MARY LOUISE KELLY, Host:
NPR's Richard Knox reports.
RICHARD KNOX: Dr. Philip Home, who led the study, insists it shows that Avandia, which is known generically as rosiglitazone, is actually safer than other drugs for diabetes.
PHILIP HOME: And Murray Stewart of Glaxo stressed that rosiglitazone keeps blood sugar down.
MURRAY STEWART: Overall, when used appropriately, rosiglitazone has a positive benefit risk profile and should remain a treatment option for patients with Type 2 diabetes.
KNOX: But the company ran up against strong critics within the FDA - more than when the agency decided three years to keep the drug on the market. This week's hearings, in fact, reveal a sharply divided FDA. Staffer Thomas Marciniak says one faction is pushing to keep the drug on the market - another faction maintains it's killing thousands of people.
THOMAS MARCINIAK: And then, I think, you have me. I have not been involved with rosiglitazone prior to fall of last year. I have this clean slate there. So I think I amount(ph) to, I think, is a tiebreaker in terms of whether this is a good or bad drug.
KNOX: Marciniak proceeded to savage Glaxo's biggest study. When he delved into it, he found serious flaws, including whether or not patients had died and when.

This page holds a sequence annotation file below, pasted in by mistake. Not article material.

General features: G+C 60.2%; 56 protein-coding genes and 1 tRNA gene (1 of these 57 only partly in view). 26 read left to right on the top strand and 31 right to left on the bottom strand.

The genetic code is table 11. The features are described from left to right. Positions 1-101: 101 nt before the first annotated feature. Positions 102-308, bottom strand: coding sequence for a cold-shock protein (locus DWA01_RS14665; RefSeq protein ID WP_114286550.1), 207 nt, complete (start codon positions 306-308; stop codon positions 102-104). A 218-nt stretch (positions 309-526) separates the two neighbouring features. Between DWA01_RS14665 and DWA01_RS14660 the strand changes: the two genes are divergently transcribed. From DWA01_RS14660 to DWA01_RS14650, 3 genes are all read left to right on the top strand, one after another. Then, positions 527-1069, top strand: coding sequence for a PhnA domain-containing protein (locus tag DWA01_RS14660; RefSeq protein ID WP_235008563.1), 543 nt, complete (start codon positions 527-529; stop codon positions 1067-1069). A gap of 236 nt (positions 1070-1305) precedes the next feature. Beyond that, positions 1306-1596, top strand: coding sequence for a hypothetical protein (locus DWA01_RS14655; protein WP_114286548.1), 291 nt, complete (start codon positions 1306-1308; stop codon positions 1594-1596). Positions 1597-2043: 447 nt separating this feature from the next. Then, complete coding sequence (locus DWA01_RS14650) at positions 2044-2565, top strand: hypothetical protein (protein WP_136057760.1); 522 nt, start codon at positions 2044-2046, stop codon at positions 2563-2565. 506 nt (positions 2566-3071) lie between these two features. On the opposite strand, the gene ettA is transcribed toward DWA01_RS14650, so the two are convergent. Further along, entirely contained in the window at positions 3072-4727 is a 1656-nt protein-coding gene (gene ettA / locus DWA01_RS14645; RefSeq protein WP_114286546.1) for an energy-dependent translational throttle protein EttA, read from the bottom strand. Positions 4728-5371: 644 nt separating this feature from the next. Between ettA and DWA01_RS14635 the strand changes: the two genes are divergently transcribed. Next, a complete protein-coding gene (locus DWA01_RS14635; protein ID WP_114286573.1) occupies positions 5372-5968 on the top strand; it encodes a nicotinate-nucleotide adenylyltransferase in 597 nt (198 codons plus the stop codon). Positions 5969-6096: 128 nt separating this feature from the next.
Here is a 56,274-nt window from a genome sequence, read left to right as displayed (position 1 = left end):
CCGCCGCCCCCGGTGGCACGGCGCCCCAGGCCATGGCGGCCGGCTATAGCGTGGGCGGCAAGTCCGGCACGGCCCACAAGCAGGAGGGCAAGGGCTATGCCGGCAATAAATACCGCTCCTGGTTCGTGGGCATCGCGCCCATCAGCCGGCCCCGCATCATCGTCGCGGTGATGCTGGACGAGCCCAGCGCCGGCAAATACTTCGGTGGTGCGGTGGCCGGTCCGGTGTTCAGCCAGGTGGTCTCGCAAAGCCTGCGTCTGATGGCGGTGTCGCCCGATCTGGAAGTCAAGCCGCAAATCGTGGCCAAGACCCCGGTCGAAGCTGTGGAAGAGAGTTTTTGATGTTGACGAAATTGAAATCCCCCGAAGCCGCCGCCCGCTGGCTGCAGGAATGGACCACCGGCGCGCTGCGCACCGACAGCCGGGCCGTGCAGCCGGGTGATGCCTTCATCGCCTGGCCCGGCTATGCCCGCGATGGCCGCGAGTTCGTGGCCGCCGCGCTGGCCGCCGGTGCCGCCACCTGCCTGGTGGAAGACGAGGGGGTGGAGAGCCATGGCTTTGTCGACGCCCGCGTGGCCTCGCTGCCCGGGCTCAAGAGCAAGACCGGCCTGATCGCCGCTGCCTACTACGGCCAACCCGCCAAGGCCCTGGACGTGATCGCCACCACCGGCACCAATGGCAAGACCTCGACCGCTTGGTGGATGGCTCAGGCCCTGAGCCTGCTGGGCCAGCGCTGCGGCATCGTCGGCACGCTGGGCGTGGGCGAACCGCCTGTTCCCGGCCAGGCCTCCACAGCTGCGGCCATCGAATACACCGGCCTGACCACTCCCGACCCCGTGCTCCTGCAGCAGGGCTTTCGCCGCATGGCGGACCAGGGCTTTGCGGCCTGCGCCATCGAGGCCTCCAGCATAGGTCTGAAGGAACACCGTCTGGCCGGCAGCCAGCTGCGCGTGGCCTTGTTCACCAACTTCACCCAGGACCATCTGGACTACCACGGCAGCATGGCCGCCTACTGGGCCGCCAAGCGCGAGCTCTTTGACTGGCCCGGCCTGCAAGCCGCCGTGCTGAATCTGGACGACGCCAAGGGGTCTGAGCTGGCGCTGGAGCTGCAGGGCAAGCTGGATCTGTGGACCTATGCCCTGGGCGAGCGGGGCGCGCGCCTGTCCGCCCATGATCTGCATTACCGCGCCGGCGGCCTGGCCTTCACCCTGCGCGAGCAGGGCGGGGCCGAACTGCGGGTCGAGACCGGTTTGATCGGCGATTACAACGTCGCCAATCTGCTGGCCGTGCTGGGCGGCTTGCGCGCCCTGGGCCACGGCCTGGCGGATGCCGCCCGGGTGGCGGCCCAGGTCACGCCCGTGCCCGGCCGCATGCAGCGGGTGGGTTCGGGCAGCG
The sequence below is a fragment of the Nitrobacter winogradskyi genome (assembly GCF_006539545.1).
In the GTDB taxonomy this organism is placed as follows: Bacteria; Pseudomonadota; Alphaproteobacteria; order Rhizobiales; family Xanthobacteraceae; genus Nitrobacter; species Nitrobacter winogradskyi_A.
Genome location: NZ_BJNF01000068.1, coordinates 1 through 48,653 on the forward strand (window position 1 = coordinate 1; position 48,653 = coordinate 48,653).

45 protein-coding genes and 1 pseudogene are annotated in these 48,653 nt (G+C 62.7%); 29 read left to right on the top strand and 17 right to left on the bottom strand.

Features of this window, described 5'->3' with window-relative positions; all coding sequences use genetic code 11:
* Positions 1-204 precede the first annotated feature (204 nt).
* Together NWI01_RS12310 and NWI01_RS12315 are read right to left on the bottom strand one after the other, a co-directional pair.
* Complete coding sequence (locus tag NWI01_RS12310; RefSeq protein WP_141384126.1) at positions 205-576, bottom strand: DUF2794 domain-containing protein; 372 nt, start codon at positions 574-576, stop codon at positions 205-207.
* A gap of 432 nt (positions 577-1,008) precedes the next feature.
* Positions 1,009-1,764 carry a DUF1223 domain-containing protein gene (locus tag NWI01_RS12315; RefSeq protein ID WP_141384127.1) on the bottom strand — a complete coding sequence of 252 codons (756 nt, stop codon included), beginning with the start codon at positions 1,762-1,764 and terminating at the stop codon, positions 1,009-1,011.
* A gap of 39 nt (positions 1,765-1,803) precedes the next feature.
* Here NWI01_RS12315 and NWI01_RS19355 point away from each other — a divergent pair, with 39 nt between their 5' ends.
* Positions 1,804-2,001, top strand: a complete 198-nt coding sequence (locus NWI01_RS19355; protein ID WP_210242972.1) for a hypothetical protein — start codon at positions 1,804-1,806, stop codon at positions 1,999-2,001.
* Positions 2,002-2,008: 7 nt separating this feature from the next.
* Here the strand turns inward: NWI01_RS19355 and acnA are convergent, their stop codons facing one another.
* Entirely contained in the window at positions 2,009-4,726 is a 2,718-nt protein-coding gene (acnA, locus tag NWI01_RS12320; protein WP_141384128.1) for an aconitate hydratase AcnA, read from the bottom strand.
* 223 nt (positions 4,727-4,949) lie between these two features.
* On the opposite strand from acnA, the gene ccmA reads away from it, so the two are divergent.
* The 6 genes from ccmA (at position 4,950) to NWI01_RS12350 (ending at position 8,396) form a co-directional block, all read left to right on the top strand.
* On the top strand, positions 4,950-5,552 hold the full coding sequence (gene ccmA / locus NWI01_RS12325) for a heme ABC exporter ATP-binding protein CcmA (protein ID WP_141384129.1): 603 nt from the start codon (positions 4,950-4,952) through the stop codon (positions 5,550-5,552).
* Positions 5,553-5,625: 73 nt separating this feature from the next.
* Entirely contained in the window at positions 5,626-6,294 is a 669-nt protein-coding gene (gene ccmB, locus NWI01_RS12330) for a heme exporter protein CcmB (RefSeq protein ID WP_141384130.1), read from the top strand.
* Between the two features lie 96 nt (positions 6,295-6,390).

MARCINIAK: In 2002, a patient, as reported, has died and the investigator says he doesn't even know the year. No one checks up on this. This is all we know about this patient.
KNOX: Marciniak found eight heart attacks among rosiglitazone patients that had never been recorded. He told the advisory panel they shouldn't rely on Glaxo's big study.
MARCINIAK: You really can't depend upon it for safety. It does confirm the problems of heart failure and extends them regarding heart failure deaths and in fact does suggest that rosiglitazone increases the risk for MI.
KNOX: Other FDA staffers defended the record study and questioned other data that seemed to indict the drug. But clearly, many within the FDA and its expert panel are troubled by the larger issue that this case represents.
ELLIS UNGER: The issue here is really truth.
KNOX: That's Dr. Ellis Unger of the FDA.
UNGER: The question is: Is there a malfeasance here? Can we trust the results or not? And maybe the only way is to audit the whole trial. I don't know.
KNOX: Richard Knox, NPR News.
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